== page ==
• Set up and run your own Ethereum node
  • Use nodes provided by third-party services like Coinbase Cloud, Infura, Alchemy, or Quicknode

Hosting and setting up a new Ethereum node on a server can take days. Using a third-party service means avoiding all the operational headaches of running a full node yourself, hence most DApps go with this option. A simplified DApp architecture using a provider might look like this:

Taken from The Architecture of a Web 3.0 application, by Preethi Kasireddy

Trust in the system is enforced at the smart contract layer built on top of the EVM, which is tamper-proof, distributed, and accessible to everyone in the network.  The main points to reiterate are that smart contracts are:

  • Permissionless:  Anyone can write a smart contract and deploy it to the network.
  • Composable, Smart contracts are public and can be considered open APIs; you can call other smart contracts in your smart contract.

This means cloud providers and other components can be swapped out while the promises made by the smart contracts to users persist on the blockchain. Lets now contrast this with a centralized web app’s architecture:

Taken from The Architecture of a Web 3.0 application, by Preethi Kasireddy

To illustrate the trade off’s between the centralized web app and the DApp, let’s ask a few questions related to the companies hosting the web server and APIs used by the centralized app:

  • What happens if they go out of business?
  • What happens if they decide to increase prices dramatically?
  • What happens if they decide not to do business with you anymore?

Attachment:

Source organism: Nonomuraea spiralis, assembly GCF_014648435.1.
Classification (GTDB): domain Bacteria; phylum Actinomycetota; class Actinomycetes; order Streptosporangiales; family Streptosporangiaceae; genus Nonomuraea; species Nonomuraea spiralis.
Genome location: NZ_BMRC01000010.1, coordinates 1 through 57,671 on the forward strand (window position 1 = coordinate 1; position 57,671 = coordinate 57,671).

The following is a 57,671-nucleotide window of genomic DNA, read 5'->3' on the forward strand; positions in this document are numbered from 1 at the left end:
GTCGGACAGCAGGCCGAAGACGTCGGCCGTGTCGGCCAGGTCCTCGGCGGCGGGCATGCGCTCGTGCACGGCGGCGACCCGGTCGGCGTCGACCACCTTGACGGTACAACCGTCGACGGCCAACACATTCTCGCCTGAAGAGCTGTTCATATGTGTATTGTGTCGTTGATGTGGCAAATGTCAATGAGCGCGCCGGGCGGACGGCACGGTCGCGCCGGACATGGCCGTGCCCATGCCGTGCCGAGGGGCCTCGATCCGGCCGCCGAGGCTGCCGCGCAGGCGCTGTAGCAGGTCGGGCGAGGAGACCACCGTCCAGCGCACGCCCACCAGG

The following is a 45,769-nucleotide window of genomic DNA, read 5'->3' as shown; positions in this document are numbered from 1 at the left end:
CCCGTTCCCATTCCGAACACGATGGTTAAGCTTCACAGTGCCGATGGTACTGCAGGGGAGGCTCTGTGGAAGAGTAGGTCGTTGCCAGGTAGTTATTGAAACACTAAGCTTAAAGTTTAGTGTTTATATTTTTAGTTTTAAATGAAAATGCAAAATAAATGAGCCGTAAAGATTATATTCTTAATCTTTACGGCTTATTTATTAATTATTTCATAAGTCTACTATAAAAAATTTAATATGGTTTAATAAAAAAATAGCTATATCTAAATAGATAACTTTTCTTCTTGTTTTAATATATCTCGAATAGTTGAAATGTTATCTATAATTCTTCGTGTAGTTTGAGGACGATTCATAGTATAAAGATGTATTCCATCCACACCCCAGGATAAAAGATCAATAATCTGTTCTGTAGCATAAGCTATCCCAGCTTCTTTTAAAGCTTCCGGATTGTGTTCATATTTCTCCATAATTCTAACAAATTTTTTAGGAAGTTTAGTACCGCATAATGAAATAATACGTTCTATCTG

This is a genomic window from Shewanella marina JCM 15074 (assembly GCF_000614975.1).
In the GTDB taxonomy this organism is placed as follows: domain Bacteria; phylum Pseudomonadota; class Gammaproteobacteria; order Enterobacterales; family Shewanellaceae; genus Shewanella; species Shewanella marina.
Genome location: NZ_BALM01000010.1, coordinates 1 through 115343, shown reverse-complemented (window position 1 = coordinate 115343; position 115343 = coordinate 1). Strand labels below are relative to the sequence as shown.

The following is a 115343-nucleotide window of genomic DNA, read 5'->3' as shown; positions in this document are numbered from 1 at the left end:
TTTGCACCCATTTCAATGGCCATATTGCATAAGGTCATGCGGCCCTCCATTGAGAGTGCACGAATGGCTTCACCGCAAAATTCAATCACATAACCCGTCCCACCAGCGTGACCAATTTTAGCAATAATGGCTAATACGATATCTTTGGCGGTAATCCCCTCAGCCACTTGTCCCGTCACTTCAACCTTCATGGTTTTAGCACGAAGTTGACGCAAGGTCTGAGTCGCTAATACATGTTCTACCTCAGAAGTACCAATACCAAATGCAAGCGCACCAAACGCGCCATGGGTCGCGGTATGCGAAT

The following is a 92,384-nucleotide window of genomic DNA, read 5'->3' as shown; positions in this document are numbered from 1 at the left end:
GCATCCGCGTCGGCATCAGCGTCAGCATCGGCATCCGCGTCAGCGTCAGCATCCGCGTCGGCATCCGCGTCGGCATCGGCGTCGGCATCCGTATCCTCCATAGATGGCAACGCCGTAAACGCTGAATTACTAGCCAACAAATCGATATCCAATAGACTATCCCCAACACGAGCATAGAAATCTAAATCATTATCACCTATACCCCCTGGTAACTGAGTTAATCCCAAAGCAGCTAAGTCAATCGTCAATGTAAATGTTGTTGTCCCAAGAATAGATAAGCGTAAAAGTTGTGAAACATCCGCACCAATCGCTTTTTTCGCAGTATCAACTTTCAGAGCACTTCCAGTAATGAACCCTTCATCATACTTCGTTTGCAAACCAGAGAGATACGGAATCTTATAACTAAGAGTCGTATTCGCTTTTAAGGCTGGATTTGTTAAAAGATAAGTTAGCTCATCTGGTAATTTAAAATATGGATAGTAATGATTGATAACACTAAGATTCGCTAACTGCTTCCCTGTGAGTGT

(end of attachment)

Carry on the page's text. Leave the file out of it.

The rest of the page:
Ethereum’s open-source smart contracts address these concerns in the following ways:

  • So long as the network is operational, they and their standards (ERCs) will still exist and function.
  • Smart contracts are essentially open-source commodity services. They don’t have the same business conflict of interest as SaaS companies. If a team maintaining one shuts down, you can fork its code or migrate to another smart contract.
  • The decentralized nature of protocols makes it much harder for you to be denied access to services. The EVM is permissionless.

Even big companies providing the APIs that power the internet will be tested in hard times. When stock prices slump or political tensions run high, the temptation might be to change prices and rules or deny service to your company.

A benefit of blockchains is that can’t be evil by design is better than just saying don’t be evil. Modern cloud computing has only been around for about 20 years; during that time, there have been a lot of political and economic changes. Blockchains like Ethereum allow you to build your business on data foundations you can trust.

To drive this point home, here are some specific examples of API providers changing the rules:

  • In 2011, Google made drastic pricing changes out of the blue with a 30-day notice to its cloud product, app engine.  This change from an abstract resource-driven model, where pricing is pegged to actual CPU usage, to an instance-driven model resulted in between a 2x to 10+x cost increase for running on GAE with the new pricing scheme.